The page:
Woman accused of Chile kidnaps asks for bail in Sydney court

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SYDNEY (AP) — A lawyer for a woman wanted in Chile on kidnapping charges dating back to the country's 1973-1990 military dictatorship denied in a Sydney court on Friday that she was involved in the disappearances of seven people and argued she was working in a mundane secretarial job at the time.

Adriana Rivas, 66, has been in custody since her arrest in Sydney in February on a Chilean Supreme Court extradition request. She applied for release on bail on Friday in a Sydney Central local Court hearing that will continue on Monday.

Her lawyer, Frank Santisi, told the court she denied being a "co-perpetrator" and had never seen the alleged victims.

Chile requested Rivas' extradition in 2014. She is wanted for her alleged role in the 1976 killing of a Communist Party leader, Víctor Díaz, who was held in a secret prison before being suffocated and thrown into the ocean.

The extradition is requested on charges that she kidnapped seven people in 1976 and 1977, including Diaz. The alleged victims have never been found.

Rivas was an assistant to Manuel Contreras, the head of the DINA secret police during Gen. Augusto Pinochet's dictatorship.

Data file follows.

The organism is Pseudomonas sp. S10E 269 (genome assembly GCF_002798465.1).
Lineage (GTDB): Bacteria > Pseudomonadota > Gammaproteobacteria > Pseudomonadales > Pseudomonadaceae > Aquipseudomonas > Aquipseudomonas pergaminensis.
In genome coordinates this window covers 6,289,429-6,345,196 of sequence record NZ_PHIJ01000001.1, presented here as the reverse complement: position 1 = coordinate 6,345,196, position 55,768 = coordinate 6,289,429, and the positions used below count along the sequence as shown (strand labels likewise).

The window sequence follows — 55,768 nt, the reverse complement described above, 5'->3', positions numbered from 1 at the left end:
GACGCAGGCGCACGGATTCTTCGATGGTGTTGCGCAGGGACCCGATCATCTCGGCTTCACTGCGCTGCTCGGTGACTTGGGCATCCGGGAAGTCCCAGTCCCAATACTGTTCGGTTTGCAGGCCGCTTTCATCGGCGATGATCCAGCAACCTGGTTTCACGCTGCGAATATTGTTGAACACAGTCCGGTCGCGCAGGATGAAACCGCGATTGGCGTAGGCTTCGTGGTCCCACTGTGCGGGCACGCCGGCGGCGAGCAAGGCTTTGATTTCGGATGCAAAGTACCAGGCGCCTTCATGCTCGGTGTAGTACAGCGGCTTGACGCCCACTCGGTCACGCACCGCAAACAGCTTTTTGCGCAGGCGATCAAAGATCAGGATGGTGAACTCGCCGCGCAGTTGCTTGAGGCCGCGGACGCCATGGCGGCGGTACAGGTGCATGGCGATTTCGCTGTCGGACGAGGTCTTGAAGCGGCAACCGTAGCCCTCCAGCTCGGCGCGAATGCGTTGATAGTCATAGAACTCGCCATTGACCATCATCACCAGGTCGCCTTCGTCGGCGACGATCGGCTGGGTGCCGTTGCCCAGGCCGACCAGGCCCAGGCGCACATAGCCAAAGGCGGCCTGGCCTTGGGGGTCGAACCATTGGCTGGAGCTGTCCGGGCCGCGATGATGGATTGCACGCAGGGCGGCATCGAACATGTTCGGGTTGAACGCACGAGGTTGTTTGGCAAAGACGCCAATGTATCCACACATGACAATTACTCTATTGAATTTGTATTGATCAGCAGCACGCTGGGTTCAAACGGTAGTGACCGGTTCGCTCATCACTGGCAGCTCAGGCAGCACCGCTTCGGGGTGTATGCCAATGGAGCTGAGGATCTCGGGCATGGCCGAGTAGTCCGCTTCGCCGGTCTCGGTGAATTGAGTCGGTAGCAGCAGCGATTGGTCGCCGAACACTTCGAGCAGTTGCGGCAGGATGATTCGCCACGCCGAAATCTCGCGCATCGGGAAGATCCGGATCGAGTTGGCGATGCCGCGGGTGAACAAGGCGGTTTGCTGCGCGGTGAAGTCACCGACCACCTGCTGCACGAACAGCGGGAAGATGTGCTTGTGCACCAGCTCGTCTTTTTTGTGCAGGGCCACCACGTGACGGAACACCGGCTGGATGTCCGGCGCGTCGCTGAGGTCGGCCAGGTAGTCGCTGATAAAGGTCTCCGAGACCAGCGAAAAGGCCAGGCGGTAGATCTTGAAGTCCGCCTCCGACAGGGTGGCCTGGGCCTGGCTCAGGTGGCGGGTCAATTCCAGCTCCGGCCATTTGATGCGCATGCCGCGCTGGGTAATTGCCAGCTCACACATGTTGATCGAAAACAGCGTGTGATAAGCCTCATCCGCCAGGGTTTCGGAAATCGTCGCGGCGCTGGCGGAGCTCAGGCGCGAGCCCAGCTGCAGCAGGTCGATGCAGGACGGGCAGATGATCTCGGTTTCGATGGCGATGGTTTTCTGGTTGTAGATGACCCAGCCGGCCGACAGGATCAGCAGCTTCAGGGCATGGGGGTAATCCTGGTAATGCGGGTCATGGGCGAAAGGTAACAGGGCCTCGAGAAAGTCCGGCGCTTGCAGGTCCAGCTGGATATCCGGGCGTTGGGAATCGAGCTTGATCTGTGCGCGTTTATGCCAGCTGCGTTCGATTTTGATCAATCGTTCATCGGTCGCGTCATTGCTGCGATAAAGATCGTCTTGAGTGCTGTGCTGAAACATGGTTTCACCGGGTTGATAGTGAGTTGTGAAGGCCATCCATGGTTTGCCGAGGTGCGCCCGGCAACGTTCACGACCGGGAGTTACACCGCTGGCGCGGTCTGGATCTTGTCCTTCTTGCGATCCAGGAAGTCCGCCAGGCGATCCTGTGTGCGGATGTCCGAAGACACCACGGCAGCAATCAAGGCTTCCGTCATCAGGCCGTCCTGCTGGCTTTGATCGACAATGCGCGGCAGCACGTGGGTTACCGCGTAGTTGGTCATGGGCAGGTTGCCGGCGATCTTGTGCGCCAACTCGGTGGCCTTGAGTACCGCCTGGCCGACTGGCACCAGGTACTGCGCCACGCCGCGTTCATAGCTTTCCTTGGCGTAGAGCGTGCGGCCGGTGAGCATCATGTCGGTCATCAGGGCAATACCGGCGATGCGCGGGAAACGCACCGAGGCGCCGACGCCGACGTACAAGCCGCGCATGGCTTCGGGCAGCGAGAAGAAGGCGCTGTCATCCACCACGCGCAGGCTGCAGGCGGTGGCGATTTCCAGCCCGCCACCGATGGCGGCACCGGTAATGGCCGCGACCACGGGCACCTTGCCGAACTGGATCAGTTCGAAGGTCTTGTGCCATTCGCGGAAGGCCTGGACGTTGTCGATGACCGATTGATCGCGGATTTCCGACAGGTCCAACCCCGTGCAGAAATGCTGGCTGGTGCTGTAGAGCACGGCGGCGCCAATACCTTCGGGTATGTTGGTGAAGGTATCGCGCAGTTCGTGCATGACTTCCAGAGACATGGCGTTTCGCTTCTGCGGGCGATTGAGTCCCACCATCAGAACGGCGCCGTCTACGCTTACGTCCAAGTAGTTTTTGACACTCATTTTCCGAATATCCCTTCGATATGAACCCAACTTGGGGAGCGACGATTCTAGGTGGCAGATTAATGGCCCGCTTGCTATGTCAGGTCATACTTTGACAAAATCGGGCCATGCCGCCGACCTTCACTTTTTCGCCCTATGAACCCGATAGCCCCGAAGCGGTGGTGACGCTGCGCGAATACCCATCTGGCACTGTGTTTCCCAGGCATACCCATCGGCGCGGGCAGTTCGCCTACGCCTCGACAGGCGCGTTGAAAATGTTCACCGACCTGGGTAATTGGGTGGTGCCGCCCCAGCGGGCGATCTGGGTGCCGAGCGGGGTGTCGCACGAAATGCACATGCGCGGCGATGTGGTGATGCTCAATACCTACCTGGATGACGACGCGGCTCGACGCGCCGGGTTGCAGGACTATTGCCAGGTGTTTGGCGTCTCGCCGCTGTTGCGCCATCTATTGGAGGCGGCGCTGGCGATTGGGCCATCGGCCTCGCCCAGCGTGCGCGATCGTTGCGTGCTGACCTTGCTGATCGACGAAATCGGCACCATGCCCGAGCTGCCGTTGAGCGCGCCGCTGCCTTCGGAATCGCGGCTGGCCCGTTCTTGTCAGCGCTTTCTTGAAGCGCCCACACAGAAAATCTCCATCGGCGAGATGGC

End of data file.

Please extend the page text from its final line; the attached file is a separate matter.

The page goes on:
Santisi said the kidnappings were alleged to have occurred when Rivas was in her early 20s and Chile was "effectively under martial law."

"When one starts reading the extradition material, what is being said about these seven people was that they were in fact arrested, not kidnapped," the lawyer said.

The documents were unclear on "when these persons became detained unlawfully, if at all," Santisi told the court.

"The material suggests that they were tortured and ultimately killed," he said.

The lawyer said Rivas was not a DINA agent and her work was mundane. Her tasks included collecting laundry, making coffee and translating, he said.

Chile's lawyer, Trent Glover, told the court Rivas' denials were irrelevant.

Glover said the extradition process did not involve determination of guilt or innocence.

Santisi said there were serious questions about whether the alleged victims were arrested by DINA agents or other arms of the military. There was nothing in the extradition documents to reveal with any certainty if Rivas was present, he said.

He said there would be a Australian Federal Court challenge to the lawfulness of the extradition and Rivas could spend years in Australian custody while the issues were resolved.

Rivas moved to Australia in 1978 and was detained during a visit to Chile in 2006. She was released after some months on probation and fled to Australia in 2009.

Rivas had been working as a part-time nanny and a cleaner in Sydney's wealthy eastern suburbs before her arrest this year.

Santisi said Rivas accepted it "wasn't proper" for her to leave Chile, but felt she was forced to leave.

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